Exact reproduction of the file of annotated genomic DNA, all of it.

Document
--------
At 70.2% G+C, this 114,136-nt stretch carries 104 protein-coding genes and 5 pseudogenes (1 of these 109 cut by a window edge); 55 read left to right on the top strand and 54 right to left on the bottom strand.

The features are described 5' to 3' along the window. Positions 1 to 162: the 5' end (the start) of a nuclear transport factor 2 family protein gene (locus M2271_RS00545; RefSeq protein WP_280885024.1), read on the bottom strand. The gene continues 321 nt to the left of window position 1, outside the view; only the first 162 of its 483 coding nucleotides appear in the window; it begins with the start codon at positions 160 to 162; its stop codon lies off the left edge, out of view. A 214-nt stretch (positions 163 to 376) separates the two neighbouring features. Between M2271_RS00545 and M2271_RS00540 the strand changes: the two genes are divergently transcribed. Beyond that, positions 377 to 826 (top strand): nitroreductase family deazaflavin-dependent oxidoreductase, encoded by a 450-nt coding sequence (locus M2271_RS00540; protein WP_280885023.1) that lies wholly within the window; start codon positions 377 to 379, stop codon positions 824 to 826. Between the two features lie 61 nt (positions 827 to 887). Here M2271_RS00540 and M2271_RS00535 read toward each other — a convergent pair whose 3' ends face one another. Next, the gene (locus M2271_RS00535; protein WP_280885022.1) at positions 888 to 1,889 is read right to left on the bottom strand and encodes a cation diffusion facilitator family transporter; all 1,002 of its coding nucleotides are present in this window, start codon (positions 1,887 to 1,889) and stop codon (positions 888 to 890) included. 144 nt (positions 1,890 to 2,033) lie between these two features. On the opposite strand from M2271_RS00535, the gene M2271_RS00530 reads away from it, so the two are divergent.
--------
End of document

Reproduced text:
At 70.2% G+C, this 114,136-nt stretch carries 104 protein-coding genes and 5 pseudogenes (1 of these 109 cut by a window edge); 55 read left to right on the top strand and 54 right to left on the bottom strand.

The features are described 5' to 3' along the window. Positions 1 to 162: the 5' end (the start) of a nuclear transport factor 2 family protein gene (locus M2271_RS00545; RefSeq protein WP_280885024.1), read on the bottom strand. The gene continues 321 nt to the left of window position 1, outside the view; only the first 162 of its 483 coding nucleotides appear in the window; it begins with the start codon at positions 160 to 162; its stop codon lies off the left edge, out of view. A 214-nt stretch (positions 163 to 376) separates the two neighbouring features. Between M2271_RS00545 and M2271_RS00540 the strand changes: the two genes are divergently transcribed. Beyond that, positions 377 to 826 (top strand): nitroreductase family deazaflavin-dependent oxidoreductase, encoded by a 450-nt coding sequence (locus M2271_RS00540; protein WP_280885023.1) that lies wholly within the window; start codon positions 377 to 379, stop codon positions 824 to 826. Between the two features lie 61 nt (positions 827 to 887). Here M2271_RS00540 and M2271_RS00535 read toward each other — a convergent pair whose 3' ends face one another. Next, the gene (locus M2271_RS00535; protein WP_280885022.1) at positions 888 to 1,889 is read right to left on the bottom strand and encodes a cation diffusion facilitator family transporter; all 1,002 of its coding nucleotides are present in this window, start codon (positions 1,887 to 1,889) and stop codon (positions 888 to 890) included. 144 nt (positions 1,890 to 2,033) lie between these two features. On the opposite strand from M2271_RS00535, the gene M2271_RS00530 reads away from it, so the two are divergent.